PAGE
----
Sunday, we went out after lunch to Fowlers Camp to fish. It was windy and choppy for the 4 or so kilometres across the bay, but once we got beyond Eagle Bluff and into more open water it flattened right out. We caught around 40 pink snapper, with about 10 of those over 40cm but under that magic figure of 50cm. Russ eventually caught us one fish to take home. We ate him last night as crumbed fish with creamy curry sauce-one of our favourite sauces for fish and chips. When Russ cleaned him, he had two plastic lures in his gut, with no sign of them breaking down. Another smaller snapper we brought in threw up his bait then a plastic on the deck. I wonder just how good they actually are for fish if they can’t digest them?!
Crumbed fish with creamy curry sauce

Crumbed fish with creamy curry sauce

Yesterday (Monday) as the weather was basically crap we stayed in doors and the only energetic thing I did was to make fish stock.

Today after lunch, Russ reckoned we should go out to Monkey Mia and crab. We put our nets in at 2pm and pulled them out at 4pm and came home with 11 really good sized crabs. So good in fact, we let two size crabs go because they looked so tiny against our others.

When we first put the boat in, I thought we were crazy, it was windy and choppy and I knew who’d end up the coldest and wettest!. Anyhow, it settled down quite quickly and we had a pleasant couple of hours. As we drove the 27ks home, I was running all sorts of ideas through my head for our lovely catch. In the end, I decided on spaghetti with a tomato, chilli, crab sauce for dinner tonight, 2 big fat crab sandwiches for lunch tomorrow, and a couple of packets of picked meat for the freezer. We vacuum seal them and they become crab cakes, dip, pizza, bruschetta etc down the track. Much better than the little tubs or cans of crab you buy in a supermarket!

Spaghetti with Tomato, Chilli and Crab Sauce

  • 2 tablespoons olive oil
  • 1 small onion, sliced
  • 2 chillis (heat is up to you, I used Thai Birdseye)
  • 2 cloves garlic, sliced
  • 1/2 cup white wine
  • 1 440g can whole tomatoes, chopped (I hate pre chopped canned tomatoes)
  • salt and pepper to taste (I’m heavy handed with both)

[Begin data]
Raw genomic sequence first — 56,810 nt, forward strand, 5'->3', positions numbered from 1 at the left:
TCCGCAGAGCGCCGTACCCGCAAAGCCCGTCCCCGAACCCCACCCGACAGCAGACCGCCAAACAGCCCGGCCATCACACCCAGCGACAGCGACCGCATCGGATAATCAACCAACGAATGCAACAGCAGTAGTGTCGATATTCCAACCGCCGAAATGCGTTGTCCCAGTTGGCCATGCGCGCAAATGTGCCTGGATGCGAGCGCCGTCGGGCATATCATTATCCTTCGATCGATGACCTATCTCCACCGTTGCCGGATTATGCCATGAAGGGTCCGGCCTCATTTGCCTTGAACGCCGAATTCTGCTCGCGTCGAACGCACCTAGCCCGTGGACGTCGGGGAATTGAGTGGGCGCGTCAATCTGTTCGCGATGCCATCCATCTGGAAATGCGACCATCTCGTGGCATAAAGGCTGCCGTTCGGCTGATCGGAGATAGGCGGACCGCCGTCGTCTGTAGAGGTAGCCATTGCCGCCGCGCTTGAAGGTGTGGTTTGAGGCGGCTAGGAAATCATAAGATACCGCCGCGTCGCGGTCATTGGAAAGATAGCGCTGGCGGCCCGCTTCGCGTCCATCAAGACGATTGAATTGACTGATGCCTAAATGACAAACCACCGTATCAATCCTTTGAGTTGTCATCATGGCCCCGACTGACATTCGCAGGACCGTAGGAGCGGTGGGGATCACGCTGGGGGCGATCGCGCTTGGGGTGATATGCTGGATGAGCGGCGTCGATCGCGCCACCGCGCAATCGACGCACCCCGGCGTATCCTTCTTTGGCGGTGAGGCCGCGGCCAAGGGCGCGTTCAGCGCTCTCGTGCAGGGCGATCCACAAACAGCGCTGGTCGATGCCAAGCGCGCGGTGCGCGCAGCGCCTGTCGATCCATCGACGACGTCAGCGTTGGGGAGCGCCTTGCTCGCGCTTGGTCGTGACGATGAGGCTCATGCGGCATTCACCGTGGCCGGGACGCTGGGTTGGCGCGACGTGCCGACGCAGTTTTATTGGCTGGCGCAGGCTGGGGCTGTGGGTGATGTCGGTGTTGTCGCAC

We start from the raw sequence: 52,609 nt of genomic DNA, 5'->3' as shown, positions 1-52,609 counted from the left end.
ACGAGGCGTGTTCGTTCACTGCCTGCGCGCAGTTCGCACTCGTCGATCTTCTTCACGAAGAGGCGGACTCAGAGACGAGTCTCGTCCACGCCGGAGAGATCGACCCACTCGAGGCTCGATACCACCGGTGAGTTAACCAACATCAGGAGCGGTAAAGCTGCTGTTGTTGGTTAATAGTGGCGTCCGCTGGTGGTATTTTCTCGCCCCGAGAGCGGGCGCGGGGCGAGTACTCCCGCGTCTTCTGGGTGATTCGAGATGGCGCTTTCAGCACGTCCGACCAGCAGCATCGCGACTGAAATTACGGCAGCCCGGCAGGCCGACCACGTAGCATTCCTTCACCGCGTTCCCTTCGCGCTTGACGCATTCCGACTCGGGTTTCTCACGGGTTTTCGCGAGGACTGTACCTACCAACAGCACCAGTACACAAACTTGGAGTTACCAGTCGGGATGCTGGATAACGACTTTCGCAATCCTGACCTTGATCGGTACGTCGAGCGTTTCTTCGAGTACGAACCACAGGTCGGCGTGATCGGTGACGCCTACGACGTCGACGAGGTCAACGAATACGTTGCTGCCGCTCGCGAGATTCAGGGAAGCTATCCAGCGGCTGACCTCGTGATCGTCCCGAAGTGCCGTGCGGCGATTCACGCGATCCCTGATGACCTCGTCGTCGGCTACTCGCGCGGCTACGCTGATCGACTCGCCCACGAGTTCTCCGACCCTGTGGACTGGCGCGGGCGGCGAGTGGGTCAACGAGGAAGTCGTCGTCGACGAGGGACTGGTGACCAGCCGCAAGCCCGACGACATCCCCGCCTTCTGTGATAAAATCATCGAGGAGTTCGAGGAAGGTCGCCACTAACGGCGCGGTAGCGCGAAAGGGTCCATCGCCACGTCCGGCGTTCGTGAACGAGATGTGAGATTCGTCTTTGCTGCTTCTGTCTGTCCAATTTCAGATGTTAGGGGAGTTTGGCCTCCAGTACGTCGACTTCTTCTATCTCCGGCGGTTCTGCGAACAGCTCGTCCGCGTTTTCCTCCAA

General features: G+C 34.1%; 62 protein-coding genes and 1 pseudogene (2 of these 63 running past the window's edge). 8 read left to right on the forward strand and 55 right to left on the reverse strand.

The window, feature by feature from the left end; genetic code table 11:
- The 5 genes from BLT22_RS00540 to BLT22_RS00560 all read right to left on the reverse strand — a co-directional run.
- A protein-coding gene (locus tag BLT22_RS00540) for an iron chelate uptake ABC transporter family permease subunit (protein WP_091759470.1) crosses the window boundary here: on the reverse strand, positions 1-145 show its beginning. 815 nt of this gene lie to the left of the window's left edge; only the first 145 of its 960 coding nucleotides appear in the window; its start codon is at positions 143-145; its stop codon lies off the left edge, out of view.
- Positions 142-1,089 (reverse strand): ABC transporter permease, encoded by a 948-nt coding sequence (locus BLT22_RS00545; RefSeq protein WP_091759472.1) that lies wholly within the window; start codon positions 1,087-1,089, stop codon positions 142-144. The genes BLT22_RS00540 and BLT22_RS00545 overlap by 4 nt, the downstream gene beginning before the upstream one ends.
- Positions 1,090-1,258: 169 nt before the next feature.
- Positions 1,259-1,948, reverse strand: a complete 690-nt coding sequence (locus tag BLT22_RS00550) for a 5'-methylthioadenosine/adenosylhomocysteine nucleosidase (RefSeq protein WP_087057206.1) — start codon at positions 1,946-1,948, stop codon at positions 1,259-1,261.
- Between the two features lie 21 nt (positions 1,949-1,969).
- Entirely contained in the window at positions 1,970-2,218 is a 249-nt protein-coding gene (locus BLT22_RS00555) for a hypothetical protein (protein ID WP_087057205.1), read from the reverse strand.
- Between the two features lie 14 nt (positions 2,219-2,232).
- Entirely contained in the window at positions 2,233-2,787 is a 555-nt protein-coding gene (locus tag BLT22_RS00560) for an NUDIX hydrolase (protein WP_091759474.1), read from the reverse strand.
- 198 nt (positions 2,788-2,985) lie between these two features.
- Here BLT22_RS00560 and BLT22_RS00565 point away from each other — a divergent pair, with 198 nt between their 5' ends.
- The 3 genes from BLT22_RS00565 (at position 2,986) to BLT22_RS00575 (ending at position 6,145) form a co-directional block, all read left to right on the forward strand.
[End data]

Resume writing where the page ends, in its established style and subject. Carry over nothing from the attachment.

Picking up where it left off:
• zest of a lemon
  • 2 tablespoons lemon juice
  • 2 tablespoons chopped parsley
  • pasta water-enough to loosen the sauce up
  • cooked spaghetti or pasta (I like really thin spag with sauces like this)
  • cooked crab meat (I had 2 big ones for the two of us)
  • Spaghetti with tomato, chilli and crab sauce

    Spaghetti with tomato, chilli and crab sauce

Method

  1. Heat the oil over a medium heat. Add the onion and cook a few minutes or until softened. Add the chilli and garlic and cook for a couple of minutes more.
  2. Add the white wine and cook until it’s reduced, then tip in the can of tomatoes and chop (I do this with kitchen scissors) Season well with salt and pepper.
  3. Allow to cook down until the tomatoes are well softened and the mix has reduced. Add in a half cup or so of pasta water to loosen the sauce back up and give it a starchy “creaminess”.
  4. Stir through the zest,lemon juice and parsley, then toss through the cooked pasta.
  5. Finally add the cooked crab, toss lightly again and serve.
  6. Along with a final slug of olive oil, I held back a bit of parsley, zest and claw meat to garnish the dish.

Singapore Black Pepper Crab

Crabs on the platter

Crabs on the platter

Yesterday a late, quick trip over to Monkey Mia netted us (literally) 10 crabs. It was slow going initially with the first few, while over legal size, not big enough for my planned Singapore Black Pepper Crab. After two hours crabbing, with the sun starting to drop in the sky, we headed home with 6 smaller ones and those 4 precious larger crabs-my plan was saved!

Turning them upside down sends them to sleep

Turning them upside down sends them to sleep